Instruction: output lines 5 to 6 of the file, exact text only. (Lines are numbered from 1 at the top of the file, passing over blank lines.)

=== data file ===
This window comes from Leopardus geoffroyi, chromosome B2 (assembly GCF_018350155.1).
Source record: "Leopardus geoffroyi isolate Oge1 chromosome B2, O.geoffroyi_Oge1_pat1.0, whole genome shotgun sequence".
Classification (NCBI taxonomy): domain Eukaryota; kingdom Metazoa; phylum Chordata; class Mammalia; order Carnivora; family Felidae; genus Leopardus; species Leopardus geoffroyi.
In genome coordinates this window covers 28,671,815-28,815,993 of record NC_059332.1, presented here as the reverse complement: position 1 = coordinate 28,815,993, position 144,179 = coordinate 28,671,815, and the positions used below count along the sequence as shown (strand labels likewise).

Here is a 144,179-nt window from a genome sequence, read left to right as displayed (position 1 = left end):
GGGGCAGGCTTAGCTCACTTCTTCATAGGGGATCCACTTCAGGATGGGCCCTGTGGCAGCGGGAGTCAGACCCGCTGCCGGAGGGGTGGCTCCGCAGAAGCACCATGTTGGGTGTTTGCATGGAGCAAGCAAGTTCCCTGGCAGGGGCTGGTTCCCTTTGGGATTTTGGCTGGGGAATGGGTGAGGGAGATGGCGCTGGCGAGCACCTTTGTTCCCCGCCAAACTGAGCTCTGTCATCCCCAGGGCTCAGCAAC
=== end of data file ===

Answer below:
Here is a 144,179-nt window from a genome sequence, read left to right as displayed (position 1 = left end):
GGGGCAGGCTTAGCTCACTTCTTCATAGGGGATCCACTTCAGGATGGGCCCTGTGGCAGCGGGAGTCAGACCCGCTGCCGGAGGGGTGGCTCCGCAGAAGCACCATGTTGGGTGTTTGCATGGAGCAAGCAAGTTCCCTGGCAGGGGCTGGTTCCCTTTGGGATTTTGGCTGGGGAATGGGTGAGGGAGATGGCGCTGGCGAGCACCTTTGTTCCCCGCCAAACTGAGCTCTGTCATCCCCAGGGCTCAGCAAC